Taylor Mac

A 24-Decade History of Popular Music (Abridged)
Friday, May 4, 7 p.m.
The Wellmont Theater, 5 Seymour St.

Conversation with Taylor Mac
Saturday, May 5, 2:30 p.m.
Buzz Aldrin Middle School, 173 Bellevue Ave.


What do you ask a genius? Taylor Mac, who performs “A 24-Decade History of Popular Music” on Friday, May 4, is a genius according to the MacArthur Fellowship. Mac won the 2017 MacArthur “Genius” grant, as well as the 2017 Kennedy Prize in Drama, the Guggenheim Award and Doris Duke Award in 2016. In addition to performing in Montclair this weekend, Mac will be in Philadelphia in June. The New York-based theater artist, cabaret performer, director and producer is unique which might be why the word “genius” applies. 

What would you be if you weren’t a performer?

I’d probably be an ecologist. I like how one thing affects another thing. I find that interesting. How a cow poops in a field, and the poop fertilizes the earth and the crops grow and toxins go into the water and they disturb the shore and that changes this and that changes that. I’m interested in how everything on the planet affects everything else on the planet. I don’t really know what an ecologist does, but hopefully they don’t just teach. Hopefully they go out into the field and study things and observe the wildlife and plant life.

You’d be a research ecologist. Do you think you do that in your works as well, you look at how one thing impacts another thing?

Yeah! (laughs) I definitely feel that way in the room with the audience. I say something, part of the audience laughs, the other side doesn’t laugh and I go “Ooh, do I need to hold until the other side starts to laugh?” and sometimes I will, and sometimes I’ll say, “Oh, this part of the audience didn’t find that funny. What’s going on over here?” All of those things are fascinating to me. As a craftsperson, the science of performing is fascinating to me, the kind of Meisner acting technique of in-the-moment, playing tennis with your partner on the stage is fascinating to me, and also from a musician’s point of view, and how we’re always playing tennis with each other. And it’s super fascinating how the audience is playing it with each other and I’m playing it with them as well. There’s something about the liveness and interaction and how people change each other that is one of the core values of why I do what I do.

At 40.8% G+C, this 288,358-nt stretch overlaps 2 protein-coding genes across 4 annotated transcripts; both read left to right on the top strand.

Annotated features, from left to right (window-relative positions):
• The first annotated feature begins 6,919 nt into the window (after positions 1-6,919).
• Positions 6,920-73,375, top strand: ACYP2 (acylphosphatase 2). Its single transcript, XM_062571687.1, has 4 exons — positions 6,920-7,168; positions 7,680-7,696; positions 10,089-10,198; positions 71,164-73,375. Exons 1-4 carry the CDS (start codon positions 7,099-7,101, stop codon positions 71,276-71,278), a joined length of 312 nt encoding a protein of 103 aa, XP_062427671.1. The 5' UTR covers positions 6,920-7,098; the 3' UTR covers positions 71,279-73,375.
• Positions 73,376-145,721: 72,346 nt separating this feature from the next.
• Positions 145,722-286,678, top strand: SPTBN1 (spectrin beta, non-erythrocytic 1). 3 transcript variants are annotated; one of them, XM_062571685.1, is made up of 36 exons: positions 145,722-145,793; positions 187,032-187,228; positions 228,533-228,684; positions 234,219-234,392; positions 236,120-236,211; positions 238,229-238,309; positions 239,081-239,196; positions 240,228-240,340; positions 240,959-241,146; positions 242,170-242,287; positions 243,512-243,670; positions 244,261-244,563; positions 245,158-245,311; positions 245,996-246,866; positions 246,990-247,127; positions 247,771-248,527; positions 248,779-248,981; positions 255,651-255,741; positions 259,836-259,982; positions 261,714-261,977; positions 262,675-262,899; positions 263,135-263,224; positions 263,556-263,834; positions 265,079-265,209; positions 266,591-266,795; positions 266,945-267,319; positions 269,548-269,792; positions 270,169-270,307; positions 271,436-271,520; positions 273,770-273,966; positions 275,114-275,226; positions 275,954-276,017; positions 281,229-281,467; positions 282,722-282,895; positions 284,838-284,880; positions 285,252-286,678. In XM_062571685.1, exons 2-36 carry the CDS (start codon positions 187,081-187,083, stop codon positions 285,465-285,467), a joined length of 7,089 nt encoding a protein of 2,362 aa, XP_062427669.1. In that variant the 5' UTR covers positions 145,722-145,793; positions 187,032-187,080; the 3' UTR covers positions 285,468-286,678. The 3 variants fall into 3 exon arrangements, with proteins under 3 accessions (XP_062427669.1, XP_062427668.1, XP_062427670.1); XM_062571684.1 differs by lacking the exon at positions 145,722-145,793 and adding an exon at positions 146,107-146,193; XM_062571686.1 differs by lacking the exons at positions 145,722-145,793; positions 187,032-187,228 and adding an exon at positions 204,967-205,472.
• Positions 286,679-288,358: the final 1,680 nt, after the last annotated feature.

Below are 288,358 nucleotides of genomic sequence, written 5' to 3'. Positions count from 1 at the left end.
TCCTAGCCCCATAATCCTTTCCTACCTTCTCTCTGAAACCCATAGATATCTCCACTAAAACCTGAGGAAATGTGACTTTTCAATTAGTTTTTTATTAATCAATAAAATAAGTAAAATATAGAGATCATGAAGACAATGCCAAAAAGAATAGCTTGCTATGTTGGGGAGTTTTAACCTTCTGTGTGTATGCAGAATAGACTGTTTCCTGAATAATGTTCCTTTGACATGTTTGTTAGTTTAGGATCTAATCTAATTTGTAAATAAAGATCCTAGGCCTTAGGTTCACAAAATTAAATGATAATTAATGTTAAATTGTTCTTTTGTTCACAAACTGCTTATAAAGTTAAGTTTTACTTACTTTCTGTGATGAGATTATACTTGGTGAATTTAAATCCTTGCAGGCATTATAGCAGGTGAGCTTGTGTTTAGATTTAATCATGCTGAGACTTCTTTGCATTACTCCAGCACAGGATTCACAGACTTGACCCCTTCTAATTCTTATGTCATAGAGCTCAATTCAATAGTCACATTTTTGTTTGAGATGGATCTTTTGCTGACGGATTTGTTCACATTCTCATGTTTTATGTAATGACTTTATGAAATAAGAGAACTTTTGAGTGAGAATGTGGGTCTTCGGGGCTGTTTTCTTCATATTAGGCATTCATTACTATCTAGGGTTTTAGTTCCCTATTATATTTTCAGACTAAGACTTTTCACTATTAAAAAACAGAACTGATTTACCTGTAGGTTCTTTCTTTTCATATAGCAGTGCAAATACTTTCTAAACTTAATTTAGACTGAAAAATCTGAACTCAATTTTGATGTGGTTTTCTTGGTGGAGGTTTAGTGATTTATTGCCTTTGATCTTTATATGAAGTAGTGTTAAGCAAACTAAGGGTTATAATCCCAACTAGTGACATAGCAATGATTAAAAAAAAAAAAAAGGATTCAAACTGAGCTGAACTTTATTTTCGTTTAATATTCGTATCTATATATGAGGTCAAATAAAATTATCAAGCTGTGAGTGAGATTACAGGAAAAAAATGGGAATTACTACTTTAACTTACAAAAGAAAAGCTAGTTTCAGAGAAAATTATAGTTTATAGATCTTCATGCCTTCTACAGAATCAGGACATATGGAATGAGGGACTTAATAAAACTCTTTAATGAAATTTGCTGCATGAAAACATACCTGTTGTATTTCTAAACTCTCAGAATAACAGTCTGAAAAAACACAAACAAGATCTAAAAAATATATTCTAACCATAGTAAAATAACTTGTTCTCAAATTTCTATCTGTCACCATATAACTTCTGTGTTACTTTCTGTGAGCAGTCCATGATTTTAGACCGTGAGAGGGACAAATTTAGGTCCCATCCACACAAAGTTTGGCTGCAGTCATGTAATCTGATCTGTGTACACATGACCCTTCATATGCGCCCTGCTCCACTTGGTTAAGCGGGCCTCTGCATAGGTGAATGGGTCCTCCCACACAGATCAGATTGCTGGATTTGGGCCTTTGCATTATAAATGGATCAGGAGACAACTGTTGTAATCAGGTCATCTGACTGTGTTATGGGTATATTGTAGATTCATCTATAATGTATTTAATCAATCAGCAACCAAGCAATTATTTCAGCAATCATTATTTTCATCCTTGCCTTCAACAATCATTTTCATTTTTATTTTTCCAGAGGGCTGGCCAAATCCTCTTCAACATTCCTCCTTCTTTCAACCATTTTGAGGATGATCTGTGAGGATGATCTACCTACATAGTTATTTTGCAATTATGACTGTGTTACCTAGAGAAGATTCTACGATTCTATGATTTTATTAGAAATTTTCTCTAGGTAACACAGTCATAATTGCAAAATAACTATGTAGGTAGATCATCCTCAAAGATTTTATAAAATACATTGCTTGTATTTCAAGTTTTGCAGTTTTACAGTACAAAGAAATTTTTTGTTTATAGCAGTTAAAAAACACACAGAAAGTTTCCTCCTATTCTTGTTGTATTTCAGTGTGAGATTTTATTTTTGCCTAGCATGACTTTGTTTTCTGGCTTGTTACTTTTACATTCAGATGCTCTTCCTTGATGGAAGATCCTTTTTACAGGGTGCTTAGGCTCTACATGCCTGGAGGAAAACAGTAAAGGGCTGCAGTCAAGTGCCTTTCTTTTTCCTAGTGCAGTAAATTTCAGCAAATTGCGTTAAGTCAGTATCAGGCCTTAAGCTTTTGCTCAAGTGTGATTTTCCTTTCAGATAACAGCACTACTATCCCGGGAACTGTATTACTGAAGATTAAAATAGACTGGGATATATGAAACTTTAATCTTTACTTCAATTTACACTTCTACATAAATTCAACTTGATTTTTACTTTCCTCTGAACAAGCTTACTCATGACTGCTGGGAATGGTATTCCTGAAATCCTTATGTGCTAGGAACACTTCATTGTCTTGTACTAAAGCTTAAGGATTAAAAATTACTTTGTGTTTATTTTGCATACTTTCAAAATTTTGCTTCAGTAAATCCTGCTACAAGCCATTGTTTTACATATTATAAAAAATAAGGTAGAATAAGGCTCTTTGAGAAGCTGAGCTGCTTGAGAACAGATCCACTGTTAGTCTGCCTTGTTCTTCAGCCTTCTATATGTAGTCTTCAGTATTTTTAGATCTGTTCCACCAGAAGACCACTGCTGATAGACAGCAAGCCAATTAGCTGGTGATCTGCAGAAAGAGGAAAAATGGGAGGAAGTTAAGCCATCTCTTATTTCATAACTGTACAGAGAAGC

I’m always encouraging the audience to get up and change seats. We hunker down so much in our ideologies. As somebody whose job is to be a nomad, it’s really useful to go to lots of different theaters, see things from different perspectives. I just think that that’s good for people. All the studies are saying that sitting is really bad for you. To look at a person sitting is such a sad posture to me, it’s so scrunch up. Let’s liberate the audience from sitting just for 30 seconds of the show. I’m always trying to figure out how we can get them standing; do something like throw ping pong balls at each other or something physical that brings blood to their brains, gets them thinking again. So much of our vision is so shallow now with all of our devices. How do we get them to just lift their heads a little bit, or change the direction of their heads a little bit. I just think it’s really good for our brains and all the science seems to suggest that that is true.

So should people not bring a lot of stuff so they can move around more easily?

Try to bring something you can’t pick up easily. Not a big backpack. You don’t need to bring snacks, unless you’re diabetic.

When did you know you wanted to perform? Was it a goal from early on?

It’s kind of pathetic in a way. When I was five, I did my first play in school, I was good at it, and I decided then and there that was what I wanted to do.

What was the play?

It was a Christmas pageant. I was a toy soldier. It seems silly to decide what you want to do when you’re five, but it also makes life less stressful.

If the job fairy came down from heaven, and you had one wish, what would it be? It can only be about your job. You cannot wish for world peace, or an end to hunger.

I don’t put a lot of stock in the job fairy. I used to, and nothing happened. I am my own job fairy. One of the great joys of my life has been that I could change the way I thought theater could be done. I changed the way I work in the theater and invent my own job, so that’s what’s happened for me. I don’t ask permission to be creative, and I don’t ask permission to work. A lot of people in my field do. Auditions or submissions for plays, all those kind of things, always ask for permission to be creative. It’s a really useful thing to consider in terms of our fear of the immigrant, all these people so afraid that immigrants are going to take their job. I stand on the stage, I’m dressed in drag, every single day, nobody’s coming to take my job. And you know why? Because I invented my job. You can’t convince me that all Americans aren’t capable of inventing their own jobs.

If some queen from Mexico came, and was dressed up, and was fabulous, and wanted to perform on the stage and a theater wanted to book them instead of me, I’d be like “fantastic! Work! I can’t wait to see your show! And while you’re performing at that theater, I’m going go build a theater over here and make a different show. There’s enough, space, there’s enough jobs, there’s enough creativity, we don’t have to live in fear.